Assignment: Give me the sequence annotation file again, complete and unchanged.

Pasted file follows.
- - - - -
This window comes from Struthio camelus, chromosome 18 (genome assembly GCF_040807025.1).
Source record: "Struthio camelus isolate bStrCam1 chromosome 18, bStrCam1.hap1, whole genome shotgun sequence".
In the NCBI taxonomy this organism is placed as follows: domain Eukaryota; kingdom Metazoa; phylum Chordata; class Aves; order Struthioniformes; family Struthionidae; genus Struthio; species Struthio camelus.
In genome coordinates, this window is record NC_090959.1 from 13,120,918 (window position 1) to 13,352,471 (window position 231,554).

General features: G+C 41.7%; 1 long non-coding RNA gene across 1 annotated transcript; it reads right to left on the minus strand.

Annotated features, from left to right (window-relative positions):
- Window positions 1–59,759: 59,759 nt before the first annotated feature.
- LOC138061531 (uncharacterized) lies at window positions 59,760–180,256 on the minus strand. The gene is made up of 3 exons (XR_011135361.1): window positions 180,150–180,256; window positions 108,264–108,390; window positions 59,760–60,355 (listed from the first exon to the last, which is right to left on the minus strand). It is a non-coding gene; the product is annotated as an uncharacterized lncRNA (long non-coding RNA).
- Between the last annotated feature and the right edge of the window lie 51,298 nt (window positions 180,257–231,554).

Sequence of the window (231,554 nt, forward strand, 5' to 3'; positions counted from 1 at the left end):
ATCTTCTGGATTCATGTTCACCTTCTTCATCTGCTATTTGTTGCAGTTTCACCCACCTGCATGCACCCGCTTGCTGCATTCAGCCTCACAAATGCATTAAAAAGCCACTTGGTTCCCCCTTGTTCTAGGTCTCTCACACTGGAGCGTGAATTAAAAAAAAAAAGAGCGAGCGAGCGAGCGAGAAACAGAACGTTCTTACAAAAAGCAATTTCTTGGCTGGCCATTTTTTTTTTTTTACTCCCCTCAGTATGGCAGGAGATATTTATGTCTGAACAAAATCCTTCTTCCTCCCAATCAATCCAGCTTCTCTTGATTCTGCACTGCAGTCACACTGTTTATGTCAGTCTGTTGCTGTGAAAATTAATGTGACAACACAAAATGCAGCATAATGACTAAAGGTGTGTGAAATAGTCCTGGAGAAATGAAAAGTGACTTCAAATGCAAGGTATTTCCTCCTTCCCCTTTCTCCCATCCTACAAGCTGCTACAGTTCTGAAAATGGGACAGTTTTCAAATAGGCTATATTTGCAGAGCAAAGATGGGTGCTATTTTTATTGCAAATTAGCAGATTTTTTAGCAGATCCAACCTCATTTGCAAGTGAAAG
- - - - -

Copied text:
This window comes from Struthio camelus, chromosome 18 (genome assembly GCF_040807025.1).
Source record: "Struthio camelus isolate bStrCam1 chromosome 18, bStrCam1.hap1, whole genome shotgun sequence".
In the NCBI taxonomy this organism is placed as follows: domain Eukaryota; kingdom Metazoa; phylum Chordata; class Aves; order Struthioniformes; family Struthionidae; genus Struthio; species Struthio camelus.
In genome coordinates, this window is record NC_090959.1 from 13,120,918 (window position 1) to 13,352,471 (window position 231,554).

General features: G+C 41.7%; 1 long non-coding RNA gene across 1 annotated transcript; it reads right to left on the minus strand.

Annotated features, from left to right (window-relative positions):
- Window positions 1–59,759: 59,759 nt before the first annotated feature.
- LOC138061531 (uncharacterized) lies at window positions 59,760–180,256 on the minus strand. The gene is made up of 3 exons (XR_011135361.1): window positions 180,150–180,256; window positions 108,264–108,390; window positions 59,760–60,355 (listed from the first exon to the last, which is right to left on the minus strand). It is a non-coding gene; the product is annotated as an uncharacterized lncRNA (long non-coding RNA).
- Between the last annotated feature and the right edge of the window lie 51,298 nt (window positions 180,257–231,554).

Sequence of the window (231,554 nt, forward strand, 5' to 3'; positions counted from 1 at the left end):
ATCTTCTGGATTCATGTTCACCTTCTTCATCTGCTATTTGTTGCAGTTTCACCCACCTGCATGCACCCGCTTGCTGCATTCAGCCTCACAAATGCATTAAAAAGCCACTTGGTTCCCCCTTGTTCTAGGTCTCTCACACTGGAGCGTGAATTAAAAAAAAAAAGAGCGAGCGAGCGAGCGAGAAACAGAACGTTCTTACAAAAAGCAATTTCTTGGCTGGCCATTTTTTTTTTTTTACTCCCCTCAGTATGGCAGGAGATATTTATGTCTGAACAAAATCCTTCTTCCTCCCAATCAATCCAGCTTCTCTTGATTCTGCACTGCAGTCACACTGTTTATGTCAGTCTGTTGCTGTGAAAATTAATGTGACAACACAAAATGCAGCATAATGACTAAAGGTGTGTGAAATAGTCCTGGAGAAATGAAAAGTGACTTCAAATGCAAGGTATTTCCTCCTTCCCCTTTCTCCCATCCTACAAGCTGCTACAGTTCTGAAAATGGGACAGTTTTCAAATAGGCTATATTTGCAGAGCAAAGATGGGTGCTATTTTTATTGCAAATTAGCAGATTTTTTAGCAGATCCAACCTCATTTGCAAGTGAAAG